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To Hug the Edge or Not Hug the Edge, That is the Question

 | Published on 4/25/2017

                                            “To Hug the Edge or Not Hug the Edge, That is the Question”

                                               By Michael N Katz Esq. Safety and Legislation Coordinator

(Forgive the formatting errors, still learning the system!)


Ok, I admit it, I unashamedly plagiarized and bastardized Shakespeare. But now that I have your attention, let’s follow up on last month’s Message. Last month, I provided a summary of Pennsylvania law pertaining to cyclists on the road and their relationship to cars. I invited all of us to participate in a dialog aimed at exploring the issues and coming up with a Club policy that would be passed on to Ride Leaders in an effort to provide a uniform safe and enjoyable riding experience on our group rides. Along the way, hopefully we will all become better and safer road riders. So here goes. What follows are some not so hypothetical situations that we all encounter on the road with options on how to respond. What would you do in these situations as a Ride Leader or individual cyclist? I’ll tell you what I would do. Hopefully we can create a dialog where others will voice their views and provide their rationale.


  1. You are riding down a road with one lane in each direction and each lane is about 12 feet wide. The lanes are marked with a double center line. No shoulder. A car comes up behind you. There are no cars in the oncoming lane. You:

  1. Move to the right edge of your lane to allow the car to pass.

  2. Move to the left edge of the lane to make sure the car does not try to pass you in the lane.

  3. Ride just to the right of the middle of your lane.

My answer: C.   My answer is grounded in some simple arithmetic and behavioral cuing. Do the math. You need about 3 feet from the edge of the road as a safe buffer to maneuver around branches, road defect, grates and the like. You need about 2 feet width for your handle bars and body. Cars are required to give you 4 feet of clearance. That’s 9 feet. That leaves 3 feet left to the lane. The typical car is 8 feet wide. No way in hell that car can safely pass you in the lane. So you want to send a message to the car to pull into the oncoming lane to pass as Pennsylvania law provides. But by pulling over to the right, you send the opposite message and invite the car to pass while remaining in the lane. And then what happens when you suddenly see that grate or large branch in front of your wheel? What if the lane is 14 feet wide, any different? Nope, not in my view. The math still doesn’t work out. You want that car passing in the oncoming lane. Ok, but why ride just to the right of the middle? Two reasons. First, the center of the lane is more likely to have residue from oil and other debris because car tires don’t scrub it clean. Second, you want to promote the driver pulling into the oncoming lane and if you are over too far to the middle or left, you may inhibit the driver, who is already a bit anxious, from doing so.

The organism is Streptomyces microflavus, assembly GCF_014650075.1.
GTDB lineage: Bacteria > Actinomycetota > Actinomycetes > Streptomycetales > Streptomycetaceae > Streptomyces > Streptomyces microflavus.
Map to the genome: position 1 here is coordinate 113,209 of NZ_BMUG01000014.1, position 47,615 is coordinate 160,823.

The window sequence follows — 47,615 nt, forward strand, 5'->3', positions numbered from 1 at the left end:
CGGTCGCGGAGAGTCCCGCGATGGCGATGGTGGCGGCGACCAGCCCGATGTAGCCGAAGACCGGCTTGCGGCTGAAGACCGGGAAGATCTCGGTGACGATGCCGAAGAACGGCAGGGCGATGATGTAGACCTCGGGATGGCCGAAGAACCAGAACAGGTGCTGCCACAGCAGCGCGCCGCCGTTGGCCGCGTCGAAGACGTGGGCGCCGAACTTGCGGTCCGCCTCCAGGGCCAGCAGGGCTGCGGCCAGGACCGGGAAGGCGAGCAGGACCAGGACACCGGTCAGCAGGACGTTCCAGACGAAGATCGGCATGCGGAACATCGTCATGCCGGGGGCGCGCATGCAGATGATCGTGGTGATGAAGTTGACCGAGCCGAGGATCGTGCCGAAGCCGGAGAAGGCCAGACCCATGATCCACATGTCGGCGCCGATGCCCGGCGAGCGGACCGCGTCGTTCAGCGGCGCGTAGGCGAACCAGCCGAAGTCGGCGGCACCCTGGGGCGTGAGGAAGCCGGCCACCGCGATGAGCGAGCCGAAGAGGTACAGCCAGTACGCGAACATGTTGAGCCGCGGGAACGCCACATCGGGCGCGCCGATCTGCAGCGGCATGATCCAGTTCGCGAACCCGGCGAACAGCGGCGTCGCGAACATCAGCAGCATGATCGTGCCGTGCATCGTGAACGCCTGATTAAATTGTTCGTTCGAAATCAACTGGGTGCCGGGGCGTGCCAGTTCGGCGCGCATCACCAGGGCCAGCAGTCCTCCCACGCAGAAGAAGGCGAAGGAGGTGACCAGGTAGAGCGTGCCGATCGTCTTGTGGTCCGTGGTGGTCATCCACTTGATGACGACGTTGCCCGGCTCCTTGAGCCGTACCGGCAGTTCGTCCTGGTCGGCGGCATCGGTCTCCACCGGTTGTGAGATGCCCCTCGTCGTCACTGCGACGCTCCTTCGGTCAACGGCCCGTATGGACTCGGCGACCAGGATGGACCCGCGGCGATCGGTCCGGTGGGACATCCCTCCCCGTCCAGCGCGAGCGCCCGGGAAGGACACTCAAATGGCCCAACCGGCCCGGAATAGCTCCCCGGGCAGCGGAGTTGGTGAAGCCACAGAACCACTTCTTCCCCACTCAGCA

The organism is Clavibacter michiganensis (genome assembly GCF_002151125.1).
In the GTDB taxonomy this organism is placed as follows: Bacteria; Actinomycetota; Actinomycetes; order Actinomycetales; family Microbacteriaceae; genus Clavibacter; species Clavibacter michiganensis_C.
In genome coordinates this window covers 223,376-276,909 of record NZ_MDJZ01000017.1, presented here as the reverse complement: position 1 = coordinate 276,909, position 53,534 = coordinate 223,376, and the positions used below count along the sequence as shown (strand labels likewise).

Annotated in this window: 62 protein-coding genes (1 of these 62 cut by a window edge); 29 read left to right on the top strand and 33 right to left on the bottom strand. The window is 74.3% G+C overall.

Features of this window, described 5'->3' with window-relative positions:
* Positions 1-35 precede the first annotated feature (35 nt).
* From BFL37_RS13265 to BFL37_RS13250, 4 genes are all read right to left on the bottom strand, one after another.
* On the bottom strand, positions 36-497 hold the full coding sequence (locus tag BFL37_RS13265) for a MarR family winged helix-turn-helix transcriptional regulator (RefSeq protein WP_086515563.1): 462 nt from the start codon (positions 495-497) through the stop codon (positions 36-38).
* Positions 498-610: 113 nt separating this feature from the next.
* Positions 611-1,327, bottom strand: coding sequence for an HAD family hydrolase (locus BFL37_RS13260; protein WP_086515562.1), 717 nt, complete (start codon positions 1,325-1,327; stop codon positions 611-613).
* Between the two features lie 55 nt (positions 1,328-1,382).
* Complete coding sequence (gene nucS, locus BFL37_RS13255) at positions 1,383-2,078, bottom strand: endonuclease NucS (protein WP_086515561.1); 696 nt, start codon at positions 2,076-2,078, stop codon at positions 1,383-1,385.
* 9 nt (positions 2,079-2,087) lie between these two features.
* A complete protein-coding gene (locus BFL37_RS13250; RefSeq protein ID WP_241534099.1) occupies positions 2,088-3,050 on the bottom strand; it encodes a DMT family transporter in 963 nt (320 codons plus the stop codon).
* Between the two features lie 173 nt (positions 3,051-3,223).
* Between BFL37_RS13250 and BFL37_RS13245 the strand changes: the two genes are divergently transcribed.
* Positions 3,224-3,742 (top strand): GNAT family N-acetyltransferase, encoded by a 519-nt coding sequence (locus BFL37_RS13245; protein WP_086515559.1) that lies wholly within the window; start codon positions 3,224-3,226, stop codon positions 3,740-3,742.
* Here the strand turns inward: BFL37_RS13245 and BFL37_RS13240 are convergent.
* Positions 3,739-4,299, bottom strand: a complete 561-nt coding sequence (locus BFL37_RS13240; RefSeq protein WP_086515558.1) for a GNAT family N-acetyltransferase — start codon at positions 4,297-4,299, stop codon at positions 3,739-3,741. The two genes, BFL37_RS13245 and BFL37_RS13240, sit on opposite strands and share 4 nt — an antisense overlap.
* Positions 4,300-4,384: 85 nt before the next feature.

1. Same scenario as #1 but now there is oncoming traffic. Any different? Nope, not in my view. In fact, it’s even more important to control the lane to impede efforts of the car to pass you while remaining in the lane. Remember, when you move to the right, you are sending a message that you have created space for the car to pass and are encouraging the car to do so. But now the math makes it even more dangerous for you because the car may think it can squeeze by, doesn’t move into the oncoming lane because of the oncoming car and then realizes it has screwed up and swerves back towards you. It’s far safer to control the lane and require the car behind you to wait until the oncoming lane is clear or the road conditions change so that you can safely yield the lane.


  1. Here’s a more nuanced one. You’re riding down a road with a 3-4 foot wide improved shoulder. Normally, you would consider riding in this zone and freeing up the lane. But the road is going past a heavily commercialized area with a load of strip centers and stores to the right. It’s 12:00 PM and business is booming. Where should you ride?


  1. Squarely in the center of the shoulder

  2. Just to the left of the shoulder

  3. In the lane as if there were no shoulder.

My answer: C. Here’s why. There are two dynamics going on here. First, you have the behavior of drivers pulling out of the strip centers. As they go to enter the roadway, where are their eyes looking, down the shoulder or out into the lane? Are they looking for bikes in the shoulder or looking for cars. I think it’s the latter and in all likelihood a bike in the shoulder is invisible to them. They are more likely to see you if you are in the lane where they are looking for cars. Then you have the dynamic of cars coming down the lane from behind you. If you are hugging the shoulder marker line, it sets up the same passing dynamic as in scenarios 1 and 2 above. So in my view, the safest place to be is in the lane as if there were no shoulder.


So these are the scenarios for this month. Let the dialog begin. If you think I’m nuts, tell me so, but support your position based on reason, fact and logic. Let’s figure this out in a way that makes sense and promotes safe cycling for all of us.